Brandt traces the differences in writing and reading sponsors to the historical development of mass reading and writing in the West. The complex histories from which reading and writing literacies emerge have shaped these literacies in problematic ways. Older social arrangements of culture—when readers far outnumbered writers—have created an approach to thinking about reading and writing literacies in ways that do not accurately account for how writing and reading are used in the twenty-first century. Brandt asks, “Is it possible to contemplate a mass literacy based on new relationships between writing and reading such that how and why we write will condition how and why we read? Is it possible—indeed necessary—to contemplate new approaches to literacy based primarily in writing?” (159). The answer to these questions, Brandt argues, is yes. The task that Brandt takes up in her work is to trace out a framework for such an approach to literacy. Using sponsors of literacy as a driving concept, along with a methodology for identifying sponsors of literacy within her interviews, helps Brandt realize the value of workplaces as engines of literacy production and, in particular, as engines of writing literacy production. The rise of workplaces as sponsors of literacy—what Brandt refers to as the second stage of mass literacy in the US—turns writing into a form of labor, something with complex social consequences.
The rise of writing and, particularly, the sponsoring of writing as a form of labor, enmeshes the act of writing within 21st century understandings of labor. Because it is so caught up as a form of labor, the value of writing is transformed through different industry demands. What Brandt refers to as workaday writing is often transformative for individuals and yet, at the same time, not considered intellectual labor of the same level as literature. Writing for the state, for private companies, or even ghostwriting allows individuals to understand their world and their place in it, yet the writing that actually comes of those situations is not “theirs,” but rather in the possession of the state, company, or individual for whom these individuals write. The literate efforts of these individuals are, in essence, rendered invisible by the organizational structures of our time.
These workplace literacy sponsors, though enabling mass writing literacy in a seemingly invisible manner, still enable what Brandt refers to as an era of deep writing, when “more and more people write for prolonged periods of time from deeply inside interactive networks and in immersive cognitive states, driven not merely by the orchestration of memory, muscle, language, and task but by the effects that writing can have on others and the self” (160). Deep writing, with its hallmarks of consequentiality, drama, and complicatedness, occurs when individuals orient themselves to extensive writing tasks that require the reorientation of other literate activity—such as reading—in order to construct a desired written product. This shift, from reading to Brandt’s definition of deep writing, carries with it myriad limits and possibilities, possible strengths and serious issues stemming from the troubled past of the sponsors of literacy who enable such a shift.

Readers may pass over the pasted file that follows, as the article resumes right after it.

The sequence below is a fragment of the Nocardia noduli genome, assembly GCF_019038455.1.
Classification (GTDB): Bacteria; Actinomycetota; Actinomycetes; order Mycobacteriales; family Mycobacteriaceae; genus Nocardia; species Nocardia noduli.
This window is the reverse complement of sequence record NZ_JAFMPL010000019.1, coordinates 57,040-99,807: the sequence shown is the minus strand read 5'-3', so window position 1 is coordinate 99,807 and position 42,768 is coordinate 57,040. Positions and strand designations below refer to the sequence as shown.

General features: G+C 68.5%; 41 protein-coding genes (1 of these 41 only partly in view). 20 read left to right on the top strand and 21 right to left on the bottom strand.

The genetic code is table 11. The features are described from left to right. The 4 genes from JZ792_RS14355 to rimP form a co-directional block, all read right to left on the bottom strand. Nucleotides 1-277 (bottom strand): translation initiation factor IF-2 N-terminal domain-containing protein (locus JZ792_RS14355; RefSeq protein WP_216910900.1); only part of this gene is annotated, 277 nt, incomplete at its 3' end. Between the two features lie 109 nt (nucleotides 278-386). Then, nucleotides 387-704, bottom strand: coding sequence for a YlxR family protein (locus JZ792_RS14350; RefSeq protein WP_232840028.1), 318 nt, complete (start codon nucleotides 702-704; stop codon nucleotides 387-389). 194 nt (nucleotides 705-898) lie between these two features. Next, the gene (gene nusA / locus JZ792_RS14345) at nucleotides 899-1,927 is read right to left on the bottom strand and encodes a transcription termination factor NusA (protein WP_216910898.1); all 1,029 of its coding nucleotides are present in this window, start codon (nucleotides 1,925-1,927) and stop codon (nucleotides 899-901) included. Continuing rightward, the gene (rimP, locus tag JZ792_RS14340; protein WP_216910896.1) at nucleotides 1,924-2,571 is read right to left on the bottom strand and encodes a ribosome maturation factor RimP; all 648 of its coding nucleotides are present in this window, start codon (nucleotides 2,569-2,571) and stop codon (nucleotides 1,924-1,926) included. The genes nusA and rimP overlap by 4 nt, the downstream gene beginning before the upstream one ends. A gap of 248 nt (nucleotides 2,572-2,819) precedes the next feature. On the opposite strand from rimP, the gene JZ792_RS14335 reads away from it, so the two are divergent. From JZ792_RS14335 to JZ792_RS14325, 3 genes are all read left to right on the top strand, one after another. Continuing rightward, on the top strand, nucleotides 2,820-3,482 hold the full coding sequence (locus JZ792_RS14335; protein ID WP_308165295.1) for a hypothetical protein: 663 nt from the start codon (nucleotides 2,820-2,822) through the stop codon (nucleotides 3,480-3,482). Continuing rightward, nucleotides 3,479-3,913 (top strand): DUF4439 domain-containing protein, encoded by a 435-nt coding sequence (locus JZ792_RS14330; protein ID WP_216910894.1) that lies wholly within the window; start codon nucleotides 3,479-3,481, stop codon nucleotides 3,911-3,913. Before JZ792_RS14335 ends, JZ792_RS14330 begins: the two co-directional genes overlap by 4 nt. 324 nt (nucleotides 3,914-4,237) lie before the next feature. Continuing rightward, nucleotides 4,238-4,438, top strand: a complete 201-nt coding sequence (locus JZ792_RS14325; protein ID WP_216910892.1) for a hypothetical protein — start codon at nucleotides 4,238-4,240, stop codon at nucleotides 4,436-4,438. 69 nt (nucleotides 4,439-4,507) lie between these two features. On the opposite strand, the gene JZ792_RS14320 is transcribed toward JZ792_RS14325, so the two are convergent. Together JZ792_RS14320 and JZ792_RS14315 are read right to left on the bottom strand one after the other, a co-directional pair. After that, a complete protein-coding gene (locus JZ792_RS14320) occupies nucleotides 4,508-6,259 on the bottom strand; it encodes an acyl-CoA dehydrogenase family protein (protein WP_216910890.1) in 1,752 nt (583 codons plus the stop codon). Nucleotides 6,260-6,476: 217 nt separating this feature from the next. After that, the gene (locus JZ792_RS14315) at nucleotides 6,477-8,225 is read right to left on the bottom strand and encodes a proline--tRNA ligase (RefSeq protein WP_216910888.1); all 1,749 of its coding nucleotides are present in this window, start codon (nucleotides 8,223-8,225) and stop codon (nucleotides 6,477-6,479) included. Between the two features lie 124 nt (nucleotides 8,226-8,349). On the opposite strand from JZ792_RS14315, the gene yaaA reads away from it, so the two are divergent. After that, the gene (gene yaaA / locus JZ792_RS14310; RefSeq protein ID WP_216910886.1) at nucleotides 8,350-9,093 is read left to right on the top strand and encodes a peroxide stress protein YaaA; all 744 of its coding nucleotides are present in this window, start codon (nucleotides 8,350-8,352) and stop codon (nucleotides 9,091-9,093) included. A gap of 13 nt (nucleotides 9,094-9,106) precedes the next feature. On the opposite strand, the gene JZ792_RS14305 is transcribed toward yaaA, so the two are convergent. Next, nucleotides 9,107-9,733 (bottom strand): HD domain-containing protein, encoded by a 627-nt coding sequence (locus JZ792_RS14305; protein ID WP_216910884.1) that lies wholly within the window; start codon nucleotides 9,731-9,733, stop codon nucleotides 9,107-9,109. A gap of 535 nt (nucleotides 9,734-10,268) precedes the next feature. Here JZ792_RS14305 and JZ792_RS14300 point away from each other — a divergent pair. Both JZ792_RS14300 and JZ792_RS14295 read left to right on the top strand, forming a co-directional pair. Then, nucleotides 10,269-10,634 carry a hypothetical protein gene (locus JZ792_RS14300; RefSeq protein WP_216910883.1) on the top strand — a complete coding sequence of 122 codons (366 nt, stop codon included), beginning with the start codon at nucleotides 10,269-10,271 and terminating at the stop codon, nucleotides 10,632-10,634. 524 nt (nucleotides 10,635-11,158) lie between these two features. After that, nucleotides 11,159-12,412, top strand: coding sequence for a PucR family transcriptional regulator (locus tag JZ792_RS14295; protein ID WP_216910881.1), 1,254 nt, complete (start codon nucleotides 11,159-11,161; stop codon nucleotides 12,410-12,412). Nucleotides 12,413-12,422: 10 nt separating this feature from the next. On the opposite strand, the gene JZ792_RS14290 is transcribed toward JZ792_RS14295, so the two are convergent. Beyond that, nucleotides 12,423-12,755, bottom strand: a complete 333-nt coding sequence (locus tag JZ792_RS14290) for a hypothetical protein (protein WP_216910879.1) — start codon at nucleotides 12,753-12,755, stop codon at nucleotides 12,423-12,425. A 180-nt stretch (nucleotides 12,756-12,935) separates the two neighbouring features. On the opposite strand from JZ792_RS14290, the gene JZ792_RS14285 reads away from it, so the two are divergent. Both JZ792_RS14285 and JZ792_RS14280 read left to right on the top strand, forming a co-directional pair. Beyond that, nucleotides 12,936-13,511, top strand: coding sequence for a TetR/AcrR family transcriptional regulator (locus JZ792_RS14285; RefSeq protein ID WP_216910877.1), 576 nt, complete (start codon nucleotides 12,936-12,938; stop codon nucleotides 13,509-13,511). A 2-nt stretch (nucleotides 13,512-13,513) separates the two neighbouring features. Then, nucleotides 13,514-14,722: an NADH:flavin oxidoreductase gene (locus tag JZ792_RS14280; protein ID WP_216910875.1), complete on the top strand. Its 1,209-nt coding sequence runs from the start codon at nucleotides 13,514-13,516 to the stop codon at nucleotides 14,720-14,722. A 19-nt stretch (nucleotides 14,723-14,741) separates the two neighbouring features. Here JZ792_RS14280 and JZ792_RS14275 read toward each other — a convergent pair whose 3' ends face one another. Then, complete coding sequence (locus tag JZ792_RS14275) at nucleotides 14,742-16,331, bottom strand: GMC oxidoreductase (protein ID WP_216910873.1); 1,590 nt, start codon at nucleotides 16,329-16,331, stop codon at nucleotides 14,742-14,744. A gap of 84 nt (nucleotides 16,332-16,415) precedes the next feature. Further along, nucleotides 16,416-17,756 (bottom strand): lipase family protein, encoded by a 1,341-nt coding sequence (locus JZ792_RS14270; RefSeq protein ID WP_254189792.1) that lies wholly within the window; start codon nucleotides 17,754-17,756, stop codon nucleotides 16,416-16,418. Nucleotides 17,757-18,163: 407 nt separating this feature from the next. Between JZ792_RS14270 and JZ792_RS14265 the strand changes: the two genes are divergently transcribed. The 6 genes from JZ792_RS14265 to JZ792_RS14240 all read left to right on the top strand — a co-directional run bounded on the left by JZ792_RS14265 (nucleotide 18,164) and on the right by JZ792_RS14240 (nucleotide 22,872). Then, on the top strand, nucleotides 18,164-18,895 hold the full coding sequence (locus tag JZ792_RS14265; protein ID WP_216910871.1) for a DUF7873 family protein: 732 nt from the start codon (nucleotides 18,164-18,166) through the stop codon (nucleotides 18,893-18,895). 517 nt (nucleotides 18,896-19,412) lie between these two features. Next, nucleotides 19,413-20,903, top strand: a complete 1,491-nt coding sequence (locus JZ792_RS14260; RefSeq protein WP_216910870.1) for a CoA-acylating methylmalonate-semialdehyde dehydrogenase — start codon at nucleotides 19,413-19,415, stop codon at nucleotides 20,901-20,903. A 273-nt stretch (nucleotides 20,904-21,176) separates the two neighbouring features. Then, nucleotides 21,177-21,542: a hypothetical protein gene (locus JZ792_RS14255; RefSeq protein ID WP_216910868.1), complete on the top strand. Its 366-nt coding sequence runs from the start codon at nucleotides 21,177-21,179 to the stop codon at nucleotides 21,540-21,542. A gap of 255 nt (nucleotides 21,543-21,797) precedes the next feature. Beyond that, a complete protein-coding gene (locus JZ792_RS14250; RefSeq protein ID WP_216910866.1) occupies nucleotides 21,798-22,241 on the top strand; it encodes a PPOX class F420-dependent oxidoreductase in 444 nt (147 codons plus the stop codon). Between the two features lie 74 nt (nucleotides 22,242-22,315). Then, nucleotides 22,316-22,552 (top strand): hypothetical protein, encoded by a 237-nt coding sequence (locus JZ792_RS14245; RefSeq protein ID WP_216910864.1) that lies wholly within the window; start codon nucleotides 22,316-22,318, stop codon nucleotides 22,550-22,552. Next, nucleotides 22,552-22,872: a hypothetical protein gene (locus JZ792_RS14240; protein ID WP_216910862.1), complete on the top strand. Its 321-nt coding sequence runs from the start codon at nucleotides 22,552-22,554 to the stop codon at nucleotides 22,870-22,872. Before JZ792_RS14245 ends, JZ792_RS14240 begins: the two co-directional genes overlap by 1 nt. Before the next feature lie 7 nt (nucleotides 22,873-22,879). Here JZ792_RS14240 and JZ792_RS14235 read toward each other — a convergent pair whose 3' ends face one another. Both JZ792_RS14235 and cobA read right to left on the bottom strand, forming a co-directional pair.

Brandt’s approach to addressing the rise of mass writing is useful for multiple audiences. The concept of sponsors of literacy, as well as the greater narrative within which those sponsors fit, sheds useful light on the changing processes through which literacies are picked up by writers over time. The Rise of Writing unveils a clash of sponsoring forces in the literate development of individuals, and that clash is leading to dynamically different literacy understanding and uptake over time. Brandt’s identification and explanation of these changes—and the theory that she subsequently develops—makes her work useful for teachers of writing, literacy researchers, and researchers interested in writing development. Furthermore, this text can be useful for individuals looking to examine their own development retrospectively as literate participants in society, as the shifts in mass literacy that Brandt describes are nothing less than tectonic and have shaped (and will continue to shape) the literate activity of the readers of this text just as surely as it has influenced her research subjects. As researchers in writing studies, literacy studies, and K-20 education take their work further into the 21st century, they can and should use The Rise of Writing as one of the key texts to navigating the constantly-changing literate waters they are working in.